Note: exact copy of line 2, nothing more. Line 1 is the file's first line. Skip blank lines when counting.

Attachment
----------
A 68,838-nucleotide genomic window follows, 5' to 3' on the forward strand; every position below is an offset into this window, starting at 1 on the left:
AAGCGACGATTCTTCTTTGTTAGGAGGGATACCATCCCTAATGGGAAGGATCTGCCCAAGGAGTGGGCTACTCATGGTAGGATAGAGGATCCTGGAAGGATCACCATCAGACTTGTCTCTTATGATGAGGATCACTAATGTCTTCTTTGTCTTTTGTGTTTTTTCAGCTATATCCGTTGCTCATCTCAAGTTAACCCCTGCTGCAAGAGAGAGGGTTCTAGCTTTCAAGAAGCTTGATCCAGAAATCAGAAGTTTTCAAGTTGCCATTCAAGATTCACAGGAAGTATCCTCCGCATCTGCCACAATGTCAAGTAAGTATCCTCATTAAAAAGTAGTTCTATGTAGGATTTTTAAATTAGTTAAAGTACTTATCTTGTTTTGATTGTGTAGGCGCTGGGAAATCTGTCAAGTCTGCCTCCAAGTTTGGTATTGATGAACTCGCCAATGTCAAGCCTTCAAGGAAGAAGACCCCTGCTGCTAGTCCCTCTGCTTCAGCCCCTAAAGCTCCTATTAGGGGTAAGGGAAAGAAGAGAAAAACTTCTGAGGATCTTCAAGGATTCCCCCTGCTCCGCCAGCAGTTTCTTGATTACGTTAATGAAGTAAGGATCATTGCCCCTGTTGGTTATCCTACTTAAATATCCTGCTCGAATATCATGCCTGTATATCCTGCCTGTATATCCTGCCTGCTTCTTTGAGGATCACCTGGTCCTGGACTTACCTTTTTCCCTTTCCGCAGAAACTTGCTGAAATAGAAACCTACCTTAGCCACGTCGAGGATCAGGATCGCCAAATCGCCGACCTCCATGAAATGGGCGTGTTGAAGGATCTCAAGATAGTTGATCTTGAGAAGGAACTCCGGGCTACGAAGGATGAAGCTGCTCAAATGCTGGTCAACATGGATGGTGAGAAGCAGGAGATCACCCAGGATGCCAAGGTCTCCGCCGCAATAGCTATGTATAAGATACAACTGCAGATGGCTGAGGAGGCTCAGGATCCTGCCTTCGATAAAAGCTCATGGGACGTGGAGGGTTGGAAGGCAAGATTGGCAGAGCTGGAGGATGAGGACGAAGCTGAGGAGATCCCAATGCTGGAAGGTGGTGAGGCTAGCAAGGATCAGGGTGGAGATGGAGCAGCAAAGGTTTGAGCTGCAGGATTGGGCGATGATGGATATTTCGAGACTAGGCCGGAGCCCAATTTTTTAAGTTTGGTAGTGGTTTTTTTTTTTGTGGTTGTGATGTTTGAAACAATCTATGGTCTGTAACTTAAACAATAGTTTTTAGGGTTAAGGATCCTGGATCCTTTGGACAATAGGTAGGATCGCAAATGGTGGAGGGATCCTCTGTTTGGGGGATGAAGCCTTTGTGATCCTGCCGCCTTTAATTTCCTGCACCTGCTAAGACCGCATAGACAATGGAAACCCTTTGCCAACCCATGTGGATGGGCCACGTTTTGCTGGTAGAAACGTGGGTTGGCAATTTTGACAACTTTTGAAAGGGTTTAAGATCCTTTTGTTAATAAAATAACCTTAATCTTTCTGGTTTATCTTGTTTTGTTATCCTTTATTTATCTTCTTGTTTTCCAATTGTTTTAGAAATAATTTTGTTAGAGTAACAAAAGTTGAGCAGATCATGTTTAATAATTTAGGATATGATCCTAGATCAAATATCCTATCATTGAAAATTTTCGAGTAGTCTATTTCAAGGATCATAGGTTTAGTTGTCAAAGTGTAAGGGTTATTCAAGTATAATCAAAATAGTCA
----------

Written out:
AAGCGACGATTCTTCTTTGTTAGGAGGGATACCATCCCTAATGGGAAGGATCTGCCCAAGGAGTGGGCTACTCATGGTAGGATAGAGGATCCTGGAAGGATCACCATCAGACTTGTCTCTTATGATGAGGATCACTAATGTCTTCTTTGTCTTTTGTGTTTTTTCAGCTATATCCGTTGCTCATCTCAAGTTAACCCCTGCTGCAAGAGAGAGGGTTCTAGCTTTCAAGAAGCTTGATCCAGAAATCAGAAGTTTTCAAGTTGCCATTCAAGATTCACAGGAAGTATCCTCCGCATCTGCCACAATGTCAAGTAAGTATCCTCATTAAAAAGTAGTTCTATGTAGGATTTTTAAATTAGTTAAAGTACTTATCTTGTTTTGATTGTGTAGGCGCTGGGAAATCTGTCAAGTCTGCCTCCAAGTTTGGTATTGATGAACTCGCCAATGTCAAGCCTTCAAGGAAGAAGACCCCTGCTGCTAGTCCCTCTGCTTCAGCCCCTAAAGCTCCTATTAGGGGTAAGGGAAAGAAGAGAAAAACTTCTGAGGATCTTCAAGGATTCCCCCTGCTCCGCCAGCAGTTTCTTGATTACGTTAATGAAGTAAGGATCATTGCCCCTGTTGGTTATCCTACTTAAATATCCTGCTCGAATATCATGCCTGTATATCCTGCCTGTATATCCTGCCTGCTTCTTTGAGGATCACCTGGTCCTGGACTTACCTTTTTCCCTTTCCGCAGAAACTTGCTGAAATAGAAACCTACCTTAGCCACGTCGAGGATCAGGATCGCCAAATCGCCGACCTCCATGAAATGGGCGTGTTGAAGGATCTCAAGATAGTTGATCTTGAGAAGGAACTCCGGGCTACGAAGGATGAAGCTGCTCAAATGCTGGTCAACATGGATGGTGAGAAGCAGGAGATCACCCAGGATGCCAAGGTCTCCGCCGCAATAGCTATGTATAAGATACAACTGCAGATGGCTGAGGAGGCTCAGGATCCTGCCTTCGATAAAAGCTCATGGGACGTGGAGGGTTGGAAGGCAAGATTGGCAGAGCTGGAGGATGAGGACGAAGCTGAGGAGATCCCAATGCTGGAAGGTGGTGAGGCTAGCAAGGATCAGGGTGGAGATGGAGCAGCAAAGGTTTGAGCTGCAGGATTGGGCGATGATGGATATTTCGAGACTAGGCCGGAGCCCAATTTTTTAAGTTTGGTAGTGGTTTTTTTTTTTGTGGTTGTGATGTTTGAAACAATCTATGGTCTGTAACTTAAACAATAGTTTTTAGGGTTAAGGATCCTGGATCCTTTGGACAATAGGTAGGATCGCAAATGGTGGAGGGATCCTCTGTTTGGGGGATGAAGCCTTTGTGATCCTGCCGCCTTTAATTTCCTGCACCTGCTAAGACCGCATAGACAATGGAAACCCTTTGCCAACCCATGTGGATGGGCCACGTTTTGCTGGTAGAAACGTGGGTTGGCAATTTTGACAACTTTTGAAAGGGTTTAAGATCCTTTTGTTAATAAAATAACCTTAATCTTTCTGGTTTATCTTGTTTTGTTATCCTTTATTTATCTTCTTGTTTTCCAATTGTTTTAGAAATAATTTTGTTAGAGTAACAAAAGTTGAGCAGATCATGTTTAATAATTTAGGATATGATCCTAGATCAAATATCCTATCATTGAAAATTTTCGAGTAGTCTATTTCAAGGATCATAGGTTTAGTTGTCAAAGTGTAAGGGTTATTCAAGTATAATCAAAATAGTCA